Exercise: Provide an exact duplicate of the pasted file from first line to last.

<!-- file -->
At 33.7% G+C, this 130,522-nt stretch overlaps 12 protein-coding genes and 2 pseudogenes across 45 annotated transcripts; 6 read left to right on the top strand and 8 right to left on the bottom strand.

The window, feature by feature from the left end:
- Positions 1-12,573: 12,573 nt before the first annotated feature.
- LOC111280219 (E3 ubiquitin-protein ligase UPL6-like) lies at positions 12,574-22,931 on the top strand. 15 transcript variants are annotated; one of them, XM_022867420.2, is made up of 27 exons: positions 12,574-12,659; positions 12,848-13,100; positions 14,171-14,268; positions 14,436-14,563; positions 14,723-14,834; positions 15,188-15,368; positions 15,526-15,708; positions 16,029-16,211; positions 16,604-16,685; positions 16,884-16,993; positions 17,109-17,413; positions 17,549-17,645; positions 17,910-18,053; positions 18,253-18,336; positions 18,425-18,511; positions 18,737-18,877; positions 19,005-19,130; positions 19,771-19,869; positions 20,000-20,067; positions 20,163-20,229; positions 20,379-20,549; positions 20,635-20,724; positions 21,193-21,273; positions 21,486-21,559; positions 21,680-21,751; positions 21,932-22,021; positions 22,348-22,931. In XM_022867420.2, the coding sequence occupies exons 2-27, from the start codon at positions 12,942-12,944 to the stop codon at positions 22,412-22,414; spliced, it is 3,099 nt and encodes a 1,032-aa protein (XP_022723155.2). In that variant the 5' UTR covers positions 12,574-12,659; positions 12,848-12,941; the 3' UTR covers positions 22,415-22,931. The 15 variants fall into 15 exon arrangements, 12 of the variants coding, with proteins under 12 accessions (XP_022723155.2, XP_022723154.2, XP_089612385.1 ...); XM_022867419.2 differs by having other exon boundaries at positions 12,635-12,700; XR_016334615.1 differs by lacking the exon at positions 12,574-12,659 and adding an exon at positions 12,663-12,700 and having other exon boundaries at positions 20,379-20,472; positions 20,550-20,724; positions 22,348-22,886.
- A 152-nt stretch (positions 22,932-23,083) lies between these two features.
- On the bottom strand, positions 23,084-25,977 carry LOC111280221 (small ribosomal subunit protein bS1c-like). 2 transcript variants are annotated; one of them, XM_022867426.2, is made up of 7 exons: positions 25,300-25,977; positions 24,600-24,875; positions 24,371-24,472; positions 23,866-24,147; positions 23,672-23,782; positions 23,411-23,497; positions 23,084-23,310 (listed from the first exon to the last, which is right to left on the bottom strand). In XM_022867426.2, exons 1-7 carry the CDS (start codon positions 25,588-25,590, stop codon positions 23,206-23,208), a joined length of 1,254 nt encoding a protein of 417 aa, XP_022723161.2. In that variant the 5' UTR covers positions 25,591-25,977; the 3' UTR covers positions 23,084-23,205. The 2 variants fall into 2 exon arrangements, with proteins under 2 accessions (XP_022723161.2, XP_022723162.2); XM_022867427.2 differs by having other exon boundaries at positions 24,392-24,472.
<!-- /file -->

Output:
At 33.7% G+C, this 130,522-nt stretch overlaps 12 protein-coding genes and 2 pseudogenes across 45 annotated transcripts; 6 read left to right on the top strand and 8 right to left on the bottom strand.

The window, feature by feature from the left end:
- Positions 1-12,573: 12,573 nt before the first annotated feature.
- LOC111280219 (E3 ubiquitin-protein ligase UPL6-like) lies at positions 12,574-22,931 on the top strand. 15 transcript variants are annotated; one of them, XM_022867420.2, is made up of 27 exons: positions 12,574-12,659; positions 12,848-13,100; positions 14,171-14,268; positions 14,436-14,563; positions 14,723-14,834; positions 15,188-15,368; positions 15,526-15,708; positions 16,029-16,211; positions 16,604-16,685; positions 16,884-16,993; positions 17,109-17,413; positions 17,549-17,645; positions 17,910-18,053; positions 18,253-18,336; positions 18,425-18,511; positions 18,737-18,877; positions 19,005-19,130; positions 19,771-19,869; positions 20,000-20,067; positions 20,163-20,229; positions 20,379-20,549; positions 20,635-20,724; positions 21,193-21,273; positions 21,486-21,559; positions 21,680-21,751; positions 21,932-22,021; positions 22,348-22,931. In XM_022867420.2, the coding sequence occupies exons 2-27, from the start codon at positions 12,942-12,944 to the stop codon at positions 22,412-22,414; spliced, it is 3,099 nt and encodes a 1,032-aa protein (XP_022723155.2). In that variant the 5' UTR covers positions 12,574-12,659; positions 12,848-12,941; the 3' UTR covers positions 22,415-22,931. The 15 variants fall into 15 exon arrangements, 12 of the variants coding, with proteins under 12 accessions (XP_022723155.2, XP_022723154.2, XP_089612385.1 ...); XM_022867419.2 differs by having other exon boundaries at positions 12,635-12,700; XR_016334615.1 differs by lacking the exon at positions 12,574-12,659 and adding an exon at positions 12,663-12,700 and having other exon boundaries at positions 20,379-20,472; positions 20,550-20,724; positions 22,348-22,886.
- A 152-nt stretch (positions 22,932-23,083) lies between these two features.
- On the bottom strand, positions 23,084-25,977 carry LOC111280221 (small ribosomal subunit protein bS1c-like). 2 transcript variants are annotated; one of them, XM_022867426.2, is made up of 7 exons: positions 25,300-25,977; positions 24,600-24,875; positions 24,371-24,472; positions 23,866-24,147; positions 23,672-23,782; positions 23,411-23,497; positions 23,084-23,310 (listed from the first exon to the last, which is right to left on the bottom strand). In XM_022867426.2, exons 1-7 carry the CDS (start codon positions 25,588-25,590, stop codon positions 23,206-23,208), a joined length of 1,254 nt encoding a protein of 417 aa, XP_022723161.2. In that variant the 5' UTR covers positions 25,591-25,977; the 3' UTR covers positions 23,084-23,205. The 2 variants fall into 2 exon arrangements, with proteins under 2 accessions (XP_022723161.2, XP_022723162.2); XM_022867427.2 differs by having other exon boundaries at positions 24,392-24,472.